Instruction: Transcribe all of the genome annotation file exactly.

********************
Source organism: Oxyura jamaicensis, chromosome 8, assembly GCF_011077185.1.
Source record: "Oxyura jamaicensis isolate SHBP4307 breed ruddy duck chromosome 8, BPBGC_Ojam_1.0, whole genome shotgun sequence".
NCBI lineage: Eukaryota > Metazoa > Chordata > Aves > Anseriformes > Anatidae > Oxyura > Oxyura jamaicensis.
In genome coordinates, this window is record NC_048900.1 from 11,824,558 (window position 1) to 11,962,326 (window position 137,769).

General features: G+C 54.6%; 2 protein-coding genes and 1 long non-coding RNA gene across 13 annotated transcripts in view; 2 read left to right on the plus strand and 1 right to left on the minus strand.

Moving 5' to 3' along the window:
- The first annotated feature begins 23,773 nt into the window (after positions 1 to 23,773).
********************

Source organism: Oxyura jamaicensis, chromosome 8, assembly GCF_011077185.1.
Source record: "Oxyura jamaicensis isolate SHBP4307 breed ruddy duck chromosome 8, BPBGC_Ojam_1.0, whole genome shotgun sequence".
NCBI lineage: Eukaryota > Metazoa > Chordata > Aves > Anseriformes > Anatidae > Oxyura > Oxyura jamaicensis.
In genome coordinates, this window is record NC_048900.1 from 11,824,558 (window position 1) to 11,962,326 (window position 137,769).

General features: G+C 54.6%; 2 protein-coding genes and 1 long non-coding RNA gene across 13 annotated transcripts in view; 2 read left to right on the plus strand and 1 right to left on the minus strand.

Moving 5' to 3' along the window:
- The first annotated feature begins 23,773 nt into the window (after positions 1 to 23,773).